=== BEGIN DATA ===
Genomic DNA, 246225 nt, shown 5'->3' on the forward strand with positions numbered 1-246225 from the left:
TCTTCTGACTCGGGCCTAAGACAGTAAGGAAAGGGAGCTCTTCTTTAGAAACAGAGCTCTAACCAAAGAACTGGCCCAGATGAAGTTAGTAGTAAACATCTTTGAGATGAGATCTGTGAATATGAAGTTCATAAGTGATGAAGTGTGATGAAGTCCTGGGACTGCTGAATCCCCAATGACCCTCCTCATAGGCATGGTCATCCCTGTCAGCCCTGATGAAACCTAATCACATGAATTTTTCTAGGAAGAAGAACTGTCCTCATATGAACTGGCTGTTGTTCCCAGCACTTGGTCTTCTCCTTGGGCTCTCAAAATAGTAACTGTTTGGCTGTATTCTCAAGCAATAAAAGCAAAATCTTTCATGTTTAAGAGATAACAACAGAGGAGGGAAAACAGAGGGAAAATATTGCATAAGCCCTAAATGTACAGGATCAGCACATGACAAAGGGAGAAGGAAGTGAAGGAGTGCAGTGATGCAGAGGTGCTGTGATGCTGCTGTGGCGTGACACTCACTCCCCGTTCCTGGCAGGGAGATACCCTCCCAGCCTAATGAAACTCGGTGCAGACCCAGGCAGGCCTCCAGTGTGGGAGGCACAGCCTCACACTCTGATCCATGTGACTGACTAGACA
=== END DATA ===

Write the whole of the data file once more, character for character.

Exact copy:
Genomic DNA, 246225 nt, shown 5'->3' on the forward strand with positions numbered 1-246225 from the left:
TCTTCTGACTCGGGCCTAAGACAGTAAGGAAAGGGAGCTCTTCTTTAGAAACAGAGCTCTAACCAAAGAACTGGCCCAGATGAAGTTAGTAGTAAACATCTTTGAGATGAGATCTGTGAATATGAAGTTCATAAGTGATGAAGTGTGATGAAGTCCTGGGACTGCTGAATCCCCAATGACCCTCCTCATAGGCATGGTCATCCCTGTCAGCCCTGATGAAACCTAATCACATGAATTTTTCTAGGAAGAAGAACTGTCCTCATATGAACTGGCTGTTGTTCCCAGCACTTGGTCTTCTCCTTGGGCTCTCAAAATAGTAACTGTTTGGCTGTATTCTCAAGCAATAAAAGCAAAATCTTTCATGTTTAAGAGATAACAACAGAGGAGGGAAAACAGAGGGAAAATATTGCATAAGCCCTAAATGTACAGGATCAGCACATGACAAAGGGAGAAGGAAGTGAAGGAGTGCAGTGATGCAGAGGTGCTGTGATGCTGCTGTGGCGTGACACTCACTCCCCGTTCCTGGCAGGGAGATACCCTCCCAGCCTAATGAAACTCGGTGCAGACCCAGGCAGGCCTCCAGTGTGGGAGGCACAGCCTCACACTCTGATCCATGTGACTGACTAGACA